|Long-Term Interest Savings?||N/A||Yes (-$29,500)||No (+$16,300)|
Both these refinance scenarios save the borrower money month-to-month. But only the first one — where they drop their rate 1% — yields long-term savings.
The second refinance option — dropping the rate by 0.5% — actually costs this borrower $16,000 more if they keep their loan its full term.
Of course, most homeowners do not keep their mortgage for its full term. And, according to data from Freddie Mac, the median number of years a home buyer will refinance their initial mortgage is 3.6 years.
This changes the math. Someone who’s only going to keep the refinanced loan for 3-5 years, for instance, will not pay nearly as much extra interest as someone keeping it the full 30.
The right decision also depends on your reason for refinancing.
For example, even the second refinance option might make sense if the homeowner has had an income reduction and needs to lower their mortgage payments to be able to afford them.
Maybe one spouse or partner became a stay-at-home parent or their job was eliminated during an economic downturn.
If they can get a no-cost refi and a 0.25% rate reduction, they might be happy with the $100 monthly savings on their new loan — despite a higher long-term cost.
3. Your credit score is too low to refinance or get a good rate
This may not be a great time to refinance if you have a low credit score and can’t qualify for a competitive mortgage interest rate.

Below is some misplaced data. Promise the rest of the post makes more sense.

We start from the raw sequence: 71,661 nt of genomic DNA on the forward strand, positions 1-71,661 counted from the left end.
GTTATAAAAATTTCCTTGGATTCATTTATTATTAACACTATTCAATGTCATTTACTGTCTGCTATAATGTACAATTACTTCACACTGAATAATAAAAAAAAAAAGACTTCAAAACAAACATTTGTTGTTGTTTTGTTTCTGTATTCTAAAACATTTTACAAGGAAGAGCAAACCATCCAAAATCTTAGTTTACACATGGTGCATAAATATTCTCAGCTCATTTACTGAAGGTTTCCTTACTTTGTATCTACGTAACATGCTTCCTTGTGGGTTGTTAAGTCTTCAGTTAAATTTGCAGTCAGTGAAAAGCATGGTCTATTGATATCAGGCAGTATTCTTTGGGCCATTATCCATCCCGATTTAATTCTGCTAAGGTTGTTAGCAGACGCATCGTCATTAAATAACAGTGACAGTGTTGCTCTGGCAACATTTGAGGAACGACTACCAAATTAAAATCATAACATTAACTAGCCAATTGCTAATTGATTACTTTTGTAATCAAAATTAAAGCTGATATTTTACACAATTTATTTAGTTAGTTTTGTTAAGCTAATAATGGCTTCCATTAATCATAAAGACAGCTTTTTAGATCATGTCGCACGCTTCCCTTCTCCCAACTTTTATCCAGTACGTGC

Mortgage lenders tend to give the best mortgage refinance rates to applicants who have the strongest credit profiles.
You won’t need perfect credit to get a good refinance rate. In fact, it’s possible to get an FHA refinance with a credit score as low as 580. But many lenders require scores of 620 or higher.
When you can’t qualify for an interest rate that’s lower than your current loan’s rate, consider improving your credit score before applying.
Or, ask a lender about Streamline refinancing if you have an FHA-, USDA-, or VA-backed loan. With a Streamline Refinance, you could potentially get a new mortgage without a credit score check.
Today’s refinance rates
The bottom line? It’s a good time to refinance when your savings are greater than the cost.
“If refinance rates are declining, it may pay to wait to maximize the difference between your current rate and the new rate,” Ailion adds. “But when lower refinance rates begin to rise, it’s probably a good idea to pull the trigger.”
Today’s mortgage rates are still relatively low, but they may not be around forever. It’s a good time to consider locking in a low refinance rate to maximize your savings.
Experiment with a mortgage calculator to see when the numbers make sense for your financial situation. Or simply begin getting quotes from multiple lenders below.
The information contained on The Mortgage Reports website is for informational purposes only and is not an advertisement for products offered by Full Beaker. The views and opinions expressed herein are those of the author and do not reflect the policy or position of Full Beaker, its officers, parent, or affiliates.